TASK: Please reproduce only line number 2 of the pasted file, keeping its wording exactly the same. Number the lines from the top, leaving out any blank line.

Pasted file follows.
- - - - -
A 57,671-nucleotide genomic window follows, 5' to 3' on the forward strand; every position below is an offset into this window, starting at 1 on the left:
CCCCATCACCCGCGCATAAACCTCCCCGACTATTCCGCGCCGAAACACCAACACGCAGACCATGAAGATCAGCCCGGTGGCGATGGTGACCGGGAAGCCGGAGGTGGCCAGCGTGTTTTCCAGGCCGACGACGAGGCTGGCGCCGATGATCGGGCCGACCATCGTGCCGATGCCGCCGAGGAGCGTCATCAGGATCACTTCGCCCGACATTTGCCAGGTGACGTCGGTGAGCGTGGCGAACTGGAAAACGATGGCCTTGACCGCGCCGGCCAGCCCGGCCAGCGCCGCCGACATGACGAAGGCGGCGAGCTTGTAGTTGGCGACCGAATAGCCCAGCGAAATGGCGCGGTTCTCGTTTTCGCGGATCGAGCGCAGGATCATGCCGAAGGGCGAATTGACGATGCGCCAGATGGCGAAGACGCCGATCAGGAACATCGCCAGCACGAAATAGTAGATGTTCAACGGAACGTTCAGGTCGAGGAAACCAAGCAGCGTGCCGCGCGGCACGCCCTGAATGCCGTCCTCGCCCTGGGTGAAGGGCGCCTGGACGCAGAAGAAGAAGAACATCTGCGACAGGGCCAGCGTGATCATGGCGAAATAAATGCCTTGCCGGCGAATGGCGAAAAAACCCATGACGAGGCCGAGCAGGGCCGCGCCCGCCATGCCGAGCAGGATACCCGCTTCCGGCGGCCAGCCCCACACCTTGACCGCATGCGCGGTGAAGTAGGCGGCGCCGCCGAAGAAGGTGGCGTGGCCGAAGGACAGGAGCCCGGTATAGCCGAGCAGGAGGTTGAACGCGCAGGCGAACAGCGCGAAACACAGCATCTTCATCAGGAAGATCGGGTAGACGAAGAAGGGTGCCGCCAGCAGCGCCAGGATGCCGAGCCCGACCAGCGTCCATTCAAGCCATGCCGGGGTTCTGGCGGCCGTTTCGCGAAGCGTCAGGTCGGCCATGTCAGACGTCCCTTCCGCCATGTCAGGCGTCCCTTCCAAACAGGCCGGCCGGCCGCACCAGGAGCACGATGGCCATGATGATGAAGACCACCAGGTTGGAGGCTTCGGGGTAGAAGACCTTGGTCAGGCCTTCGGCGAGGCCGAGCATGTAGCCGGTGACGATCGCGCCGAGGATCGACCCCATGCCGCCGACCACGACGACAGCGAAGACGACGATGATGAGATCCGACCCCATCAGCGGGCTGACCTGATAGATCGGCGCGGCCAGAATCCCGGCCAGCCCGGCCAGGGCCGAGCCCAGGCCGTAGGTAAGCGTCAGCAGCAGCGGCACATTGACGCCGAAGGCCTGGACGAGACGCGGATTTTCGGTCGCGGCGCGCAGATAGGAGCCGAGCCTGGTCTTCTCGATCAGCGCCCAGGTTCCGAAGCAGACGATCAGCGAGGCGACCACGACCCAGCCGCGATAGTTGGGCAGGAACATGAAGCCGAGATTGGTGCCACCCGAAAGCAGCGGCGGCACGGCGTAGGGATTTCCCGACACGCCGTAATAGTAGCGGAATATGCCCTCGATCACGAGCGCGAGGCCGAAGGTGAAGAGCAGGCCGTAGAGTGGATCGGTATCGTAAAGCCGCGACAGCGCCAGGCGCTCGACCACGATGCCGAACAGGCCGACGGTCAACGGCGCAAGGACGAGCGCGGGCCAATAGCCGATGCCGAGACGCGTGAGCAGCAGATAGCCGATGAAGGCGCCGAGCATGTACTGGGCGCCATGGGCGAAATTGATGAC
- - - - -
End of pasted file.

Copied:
CCCCATCACCCGCGCATAAACCTCCCCGACTATTCCGCGCCGAAACACCAACACGCAGACCATGAAGATCAGCCCGGTGGCGATGGTGACCGGGAAGCCGGAGGTGGCCAGCGTGTTTTCCAGGCCGACGACGAGGCTGGCGCCGATGATCGGGCCGACCATCGTGCCGATGCCGCCGAGGAGCGTCATCAGGATCACTTCGCCCGACATTTGCCAGGTGACGTCGGTGAGCGTGGCGAACTGGAAAACGATGGCCTTGACCGCGCCGGCCAGCCCGGCCAGCGCCGCCGACATGACGAAGGCGGCGAGCTTGTAGTTGGCGACCGAATAGCCCAGCGAAATGGCGCGGTTCTCGTTTTCGCGGATCGAGCGCAGGATCATGCCGAAGGGCGAATTGACGATGCGCCAGATGGCGAAGACGCCGATCAGGAACATCGCCAGCACGAAATAGTAGATGTTCAACGGAACGTTCAGGTCGAGGAAACCAAGCAGCGTGCCGCGCGGCACGCCCTGAATGCCGTCCTCGCCCTGGGTGAAGGGCGCCTGGACGCAGAAGAAGAAGAACATCTGCGACAGGGCCAGCGTGATCATGGCGAAATAAATGCCTTGCCGGCGAATGGCGAAAAAACCCATGACGAGGCCGAGCAGGGCCGCGCCCGCCATGCCGAGCAGGATACCCGCTTCCGGCGGCCAGCCCCACACCTTGACCGCATGCGCGGTGAAGTAGGCGGCGCCGCCGAAGAAGGTGGCGTGGCCGAAGGACAGGAGCCCGGTATAGCCGAGCAGGAGGTTGAACGCGCAGGCGAACAGCGCGAAACACAGCATCTTCATCAGGAAGATCGGGTAGACGAAGAAGGGTGCCGCCAGCAGCGCCAGGATGCCGAGCCCGACCAGCGTCCATTCAAGCCATGCCGGGGTTCTGGCGGCCGTTTCGCGAAGCGTCAGGTCGGCCATGTCAGACGTCCCTTCCGCCATGTCAGGCGTCCCTTCCAAACAGGCCGGCCGGCCGCACCAGGAGCACGATGGCCATGATGATGAAGACCACCAGGTTGGAGGCTTCGGGGTAGAAGACCTTGGTCAGGCCTTCGGCGAGGCCGAGCATGTAGCCGGTGACGATCGCGCCGAGGATCGACCCCATGCCGCCGACCACGACGACAGCGAAGACGACGATGATGAGATCCGACCCCATCAGCGGGCTGACCTGATAGATCGGCGCGGCCAGAATCCCGGCCAGCCCGGCCAGGGCCGAGCCCAGGCCGTAGGTAAGCGTCAGCAGCAGCGGCACATTGACGCCGAAGGCCTGGACGAGACGCGGATTTTCGGTCGCGGCGCGCAGATAGGAGCCGAGCCTGGTCTTCTCGATCAGCGCCCAGGTTCCGAAGCAGACGATCAGCGAGGCGACCACGACCCAGCCGCGATAGTTGGGCAGGAACATGAAGCCGAGATTGGTGCCACCCGAAAGCAGCGGCGGCACGGCGTAGGGATTTCCCGACACGCCGTAATAGTAGCGGAATATGCCCTCGATCACGAGCGCGAGGCCGAAGGTGAAGAGCAGGCCGTAGAGTGGATCGGTATCGTAAAGCCGCGACAGCGCCAGGCGCTCGACCACGATGCCGAACAGGCCGACGGTCAACGGCGCAAGGACGAGCGCGGGCCAATAGCCGATGCCGAGACGCGTGAGCAGCAGATAGCCGATGAAGGCGCCGAGCATGTACTGGGCGCCATGGGCGAAATTGATGAC